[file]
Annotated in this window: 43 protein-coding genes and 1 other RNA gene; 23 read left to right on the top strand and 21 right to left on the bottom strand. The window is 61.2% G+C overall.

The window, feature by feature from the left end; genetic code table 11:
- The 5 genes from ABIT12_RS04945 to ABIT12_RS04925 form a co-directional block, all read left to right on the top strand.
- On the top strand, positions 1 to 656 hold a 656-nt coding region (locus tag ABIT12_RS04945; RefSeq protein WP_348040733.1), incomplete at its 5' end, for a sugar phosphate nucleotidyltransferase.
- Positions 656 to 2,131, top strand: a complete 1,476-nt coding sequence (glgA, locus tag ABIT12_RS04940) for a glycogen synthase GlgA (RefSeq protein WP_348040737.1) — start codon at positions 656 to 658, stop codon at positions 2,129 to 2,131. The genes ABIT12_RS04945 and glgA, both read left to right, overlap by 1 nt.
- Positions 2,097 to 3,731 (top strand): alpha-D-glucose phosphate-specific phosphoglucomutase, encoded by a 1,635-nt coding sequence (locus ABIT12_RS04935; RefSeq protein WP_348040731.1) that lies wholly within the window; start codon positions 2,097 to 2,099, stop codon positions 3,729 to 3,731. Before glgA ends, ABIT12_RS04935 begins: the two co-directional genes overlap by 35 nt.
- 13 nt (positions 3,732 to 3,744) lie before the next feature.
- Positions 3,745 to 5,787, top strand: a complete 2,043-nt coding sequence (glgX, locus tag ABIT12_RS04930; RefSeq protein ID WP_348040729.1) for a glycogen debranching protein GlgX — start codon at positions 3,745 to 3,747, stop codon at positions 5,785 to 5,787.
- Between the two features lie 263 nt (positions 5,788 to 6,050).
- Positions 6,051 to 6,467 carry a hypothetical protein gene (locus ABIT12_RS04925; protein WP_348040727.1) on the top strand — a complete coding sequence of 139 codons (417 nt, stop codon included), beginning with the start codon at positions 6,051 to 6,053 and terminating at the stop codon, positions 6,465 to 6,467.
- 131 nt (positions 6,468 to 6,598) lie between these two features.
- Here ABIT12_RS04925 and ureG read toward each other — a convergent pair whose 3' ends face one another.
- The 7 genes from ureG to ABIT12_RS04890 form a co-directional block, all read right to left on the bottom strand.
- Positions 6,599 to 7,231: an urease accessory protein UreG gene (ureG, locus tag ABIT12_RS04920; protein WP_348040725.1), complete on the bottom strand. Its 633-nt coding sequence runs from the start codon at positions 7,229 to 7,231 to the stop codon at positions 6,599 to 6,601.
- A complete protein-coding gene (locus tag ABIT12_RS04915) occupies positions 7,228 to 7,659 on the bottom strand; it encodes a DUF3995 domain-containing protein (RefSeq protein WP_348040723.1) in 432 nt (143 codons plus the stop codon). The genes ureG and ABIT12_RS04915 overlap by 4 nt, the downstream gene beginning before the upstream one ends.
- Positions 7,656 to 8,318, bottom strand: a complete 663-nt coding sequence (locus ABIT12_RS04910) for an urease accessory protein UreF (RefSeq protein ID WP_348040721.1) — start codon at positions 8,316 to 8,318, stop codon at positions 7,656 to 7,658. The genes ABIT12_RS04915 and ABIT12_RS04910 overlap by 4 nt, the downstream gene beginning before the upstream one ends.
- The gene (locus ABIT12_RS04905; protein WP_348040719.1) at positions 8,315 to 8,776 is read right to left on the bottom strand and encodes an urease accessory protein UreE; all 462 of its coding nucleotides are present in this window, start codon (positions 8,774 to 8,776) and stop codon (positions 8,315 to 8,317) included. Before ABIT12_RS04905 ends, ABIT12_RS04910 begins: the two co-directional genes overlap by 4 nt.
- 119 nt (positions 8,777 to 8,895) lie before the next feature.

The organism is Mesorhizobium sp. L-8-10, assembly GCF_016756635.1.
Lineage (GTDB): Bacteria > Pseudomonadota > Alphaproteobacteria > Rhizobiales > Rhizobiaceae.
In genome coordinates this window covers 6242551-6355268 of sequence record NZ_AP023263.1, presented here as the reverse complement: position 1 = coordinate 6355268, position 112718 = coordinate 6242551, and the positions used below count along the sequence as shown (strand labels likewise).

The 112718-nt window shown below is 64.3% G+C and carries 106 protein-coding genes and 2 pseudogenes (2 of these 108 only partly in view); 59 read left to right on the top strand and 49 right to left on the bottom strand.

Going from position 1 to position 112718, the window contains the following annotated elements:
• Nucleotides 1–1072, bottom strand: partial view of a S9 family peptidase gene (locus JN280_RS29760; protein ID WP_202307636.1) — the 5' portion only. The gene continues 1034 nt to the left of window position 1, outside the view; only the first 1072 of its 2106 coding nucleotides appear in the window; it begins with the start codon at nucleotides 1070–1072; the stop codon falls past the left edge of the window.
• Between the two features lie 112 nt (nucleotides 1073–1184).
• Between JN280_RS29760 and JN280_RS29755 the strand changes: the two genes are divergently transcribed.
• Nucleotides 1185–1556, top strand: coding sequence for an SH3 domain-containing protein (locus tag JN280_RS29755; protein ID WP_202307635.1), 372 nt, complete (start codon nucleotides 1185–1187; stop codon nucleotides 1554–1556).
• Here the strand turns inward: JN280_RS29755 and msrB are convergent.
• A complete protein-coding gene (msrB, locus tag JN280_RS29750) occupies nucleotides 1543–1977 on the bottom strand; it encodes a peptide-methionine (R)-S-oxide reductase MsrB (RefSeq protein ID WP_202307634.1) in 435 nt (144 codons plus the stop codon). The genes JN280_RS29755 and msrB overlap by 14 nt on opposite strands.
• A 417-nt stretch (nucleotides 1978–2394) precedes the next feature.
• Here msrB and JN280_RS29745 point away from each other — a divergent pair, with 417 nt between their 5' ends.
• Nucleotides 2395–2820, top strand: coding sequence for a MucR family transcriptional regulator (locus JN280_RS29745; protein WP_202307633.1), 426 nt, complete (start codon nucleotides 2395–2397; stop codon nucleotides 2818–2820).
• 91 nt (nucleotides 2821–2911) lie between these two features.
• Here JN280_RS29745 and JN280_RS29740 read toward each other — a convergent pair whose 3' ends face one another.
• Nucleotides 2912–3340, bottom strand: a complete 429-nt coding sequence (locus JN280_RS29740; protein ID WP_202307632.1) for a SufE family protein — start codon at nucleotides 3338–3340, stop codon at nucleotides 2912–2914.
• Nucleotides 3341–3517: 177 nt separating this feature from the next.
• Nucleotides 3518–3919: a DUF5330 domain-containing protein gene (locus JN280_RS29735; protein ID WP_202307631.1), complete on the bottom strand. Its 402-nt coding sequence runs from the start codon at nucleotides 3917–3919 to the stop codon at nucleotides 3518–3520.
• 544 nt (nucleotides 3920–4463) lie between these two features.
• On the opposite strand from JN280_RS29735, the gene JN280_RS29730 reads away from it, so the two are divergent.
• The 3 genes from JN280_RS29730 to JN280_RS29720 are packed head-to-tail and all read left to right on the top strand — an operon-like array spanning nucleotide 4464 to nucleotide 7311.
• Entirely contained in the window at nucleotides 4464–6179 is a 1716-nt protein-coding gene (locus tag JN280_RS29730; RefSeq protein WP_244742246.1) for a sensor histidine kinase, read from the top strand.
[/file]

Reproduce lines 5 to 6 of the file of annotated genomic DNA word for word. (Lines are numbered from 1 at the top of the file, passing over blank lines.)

- Positions 656 to 2,131, top strand: a complete 1,476-nt coding sequence (glgA, locus tag ABIT12_RS04940) for a glycogen synthase GlgA (RefSeq protein WP_348040737.1) — start codon at positions 656 to 658, stop codon at positions 2,129 to 2,131. The genes ABIT12_RS04945 and glgA, both read left to right, overlap by 1 nt.
- Positions 2,097 to 3,731 (top strand): alpha-D-glucose phosphate-specific phosphoglucomutase, encoded by a 1,635-nt coding sequence (locus ABIT12_RS04935; RefSeq protein WP_348040731.1) that lies wholly within the window; start codon positions 2,097 to 2,099, stop codon positions 3,729 to 3,731. Before glgA ends, ABIT12_RS04935 begins: the two co-directional genes overlap by 35 nt.